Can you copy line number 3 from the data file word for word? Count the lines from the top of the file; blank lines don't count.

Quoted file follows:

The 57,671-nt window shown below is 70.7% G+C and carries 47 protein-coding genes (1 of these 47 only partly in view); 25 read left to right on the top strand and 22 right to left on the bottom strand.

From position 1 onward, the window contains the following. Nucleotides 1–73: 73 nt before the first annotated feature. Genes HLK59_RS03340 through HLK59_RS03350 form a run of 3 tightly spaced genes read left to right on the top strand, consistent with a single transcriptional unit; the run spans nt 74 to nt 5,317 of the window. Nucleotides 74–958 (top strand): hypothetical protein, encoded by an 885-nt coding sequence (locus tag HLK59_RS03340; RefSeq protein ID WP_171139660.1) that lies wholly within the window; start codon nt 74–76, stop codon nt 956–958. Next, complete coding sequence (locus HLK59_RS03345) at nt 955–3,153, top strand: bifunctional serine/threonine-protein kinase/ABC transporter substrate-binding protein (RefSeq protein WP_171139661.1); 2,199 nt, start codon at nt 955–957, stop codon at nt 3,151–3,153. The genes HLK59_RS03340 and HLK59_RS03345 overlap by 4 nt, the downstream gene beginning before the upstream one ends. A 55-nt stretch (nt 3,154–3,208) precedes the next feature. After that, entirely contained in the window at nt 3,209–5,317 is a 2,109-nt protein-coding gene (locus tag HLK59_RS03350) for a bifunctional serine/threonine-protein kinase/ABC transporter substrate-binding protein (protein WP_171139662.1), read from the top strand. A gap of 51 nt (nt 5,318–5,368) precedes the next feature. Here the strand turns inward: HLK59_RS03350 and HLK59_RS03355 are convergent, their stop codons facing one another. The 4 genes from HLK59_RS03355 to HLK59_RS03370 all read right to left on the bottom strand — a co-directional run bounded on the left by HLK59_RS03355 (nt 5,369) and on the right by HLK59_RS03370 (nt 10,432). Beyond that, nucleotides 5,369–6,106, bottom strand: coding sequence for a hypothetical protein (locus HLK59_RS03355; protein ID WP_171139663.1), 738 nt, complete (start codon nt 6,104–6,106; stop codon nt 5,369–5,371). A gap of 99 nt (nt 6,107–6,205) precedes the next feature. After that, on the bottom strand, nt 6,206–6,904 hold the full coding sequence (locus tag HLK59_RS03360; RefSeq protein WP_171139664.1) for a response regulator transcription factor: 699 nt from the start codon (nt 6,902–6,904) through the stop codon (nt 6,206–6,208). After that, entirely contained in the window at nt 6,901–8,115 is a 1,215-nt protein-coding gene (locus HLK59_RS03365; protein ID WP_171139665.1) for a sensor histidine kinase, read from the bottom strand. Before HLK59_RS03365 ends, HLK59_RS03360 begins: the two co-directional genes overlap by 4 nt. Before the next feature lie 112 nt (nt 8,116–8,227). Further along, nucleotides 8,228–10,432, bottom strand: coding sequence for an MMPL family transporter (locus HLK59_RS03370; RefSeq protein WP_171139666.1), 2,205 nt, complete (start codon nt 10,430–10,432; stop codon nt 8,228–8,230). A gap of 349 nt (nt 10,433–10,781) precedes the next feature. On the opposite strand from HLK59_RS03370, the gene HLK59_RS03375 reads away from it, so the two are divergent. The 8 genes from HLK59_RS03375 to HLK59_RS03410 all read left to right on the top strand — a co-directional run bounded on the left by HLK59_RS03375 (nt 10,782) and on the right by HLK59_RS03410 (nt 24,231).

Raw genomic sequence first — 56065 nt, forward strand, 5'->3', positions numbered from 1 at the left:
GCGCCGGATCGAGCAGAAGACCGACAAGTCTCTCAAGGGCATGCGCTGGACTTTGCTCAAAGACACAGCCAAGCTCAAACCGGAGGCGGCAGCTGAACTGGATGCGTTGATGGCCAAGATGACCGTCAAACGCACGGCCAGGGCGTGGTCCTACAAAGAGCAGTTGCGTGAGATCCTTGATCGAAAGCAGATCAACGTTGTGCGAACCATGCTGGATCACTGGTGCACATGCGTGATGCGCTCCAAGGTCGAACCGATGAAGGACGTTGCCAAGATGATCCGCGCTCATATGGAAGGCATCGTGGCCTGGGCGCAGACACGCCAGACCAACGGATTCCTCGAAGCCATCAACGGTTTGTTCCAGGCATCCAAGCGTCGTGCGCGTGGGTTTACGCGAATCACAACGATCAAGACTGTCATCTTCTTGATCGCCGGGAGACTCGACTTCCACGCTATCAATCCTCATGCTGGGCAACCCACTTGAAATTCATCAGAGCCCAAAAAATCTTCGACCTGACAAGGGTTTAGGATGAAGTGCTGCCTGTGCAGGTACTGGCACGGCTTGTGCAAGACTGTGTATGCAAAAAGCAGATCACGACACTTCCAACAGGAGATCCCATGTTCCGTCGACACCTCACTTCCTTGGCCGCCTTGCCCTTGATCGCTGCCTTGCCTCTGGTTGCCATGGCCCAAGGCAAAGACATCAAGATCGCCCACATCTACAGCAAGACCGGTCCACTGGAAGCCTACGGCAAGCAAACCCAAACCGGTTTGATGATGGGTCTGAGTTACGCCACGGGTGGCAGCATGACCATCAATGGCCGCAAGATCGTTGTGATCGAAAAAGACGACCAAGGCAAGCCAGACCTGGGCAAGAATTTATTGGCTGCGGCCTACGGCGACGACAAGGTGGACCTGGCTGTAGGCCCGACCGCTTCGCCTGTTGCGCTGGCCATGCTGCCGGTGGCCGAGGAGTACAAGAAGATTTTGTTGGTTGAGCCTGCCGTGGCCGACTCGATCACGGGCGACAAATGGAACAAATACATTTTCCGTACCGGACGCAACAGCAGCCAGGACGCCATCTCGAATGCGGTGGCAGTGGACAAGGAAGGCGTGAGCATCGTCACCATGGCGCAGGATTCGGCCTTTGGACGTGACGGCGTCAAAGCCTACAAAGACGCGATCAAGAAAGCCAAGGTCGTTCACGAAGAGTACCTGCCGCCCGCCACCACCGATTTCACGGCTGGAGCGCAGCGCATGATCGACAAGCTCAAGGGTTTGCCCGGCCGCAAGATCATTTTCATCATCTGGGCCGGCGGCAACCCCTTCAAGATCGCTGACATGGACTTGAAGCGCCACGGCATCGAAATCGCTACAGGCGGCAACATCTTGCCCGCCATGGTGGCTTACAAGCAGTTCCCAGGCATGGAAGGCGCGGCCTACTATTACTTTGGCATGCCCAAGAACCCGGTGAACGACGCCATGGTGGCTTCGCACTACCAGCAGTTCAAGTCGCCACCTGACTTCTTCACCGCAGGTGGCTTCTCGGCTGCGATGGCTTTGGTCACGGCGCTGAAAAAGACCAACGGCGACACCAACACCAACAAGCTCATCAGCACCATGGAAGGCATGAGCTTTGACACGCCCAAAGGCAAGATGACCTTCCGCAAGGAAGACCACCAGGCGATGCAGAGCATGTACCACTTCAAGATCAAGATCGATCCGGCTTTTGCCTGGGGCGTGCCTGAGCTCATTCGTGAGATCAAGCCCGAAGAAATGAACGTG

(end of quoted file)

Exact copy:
Raw genomic sequence first — 56065 nt, forward strand, 5'->3', positions numbered from 1 at the left: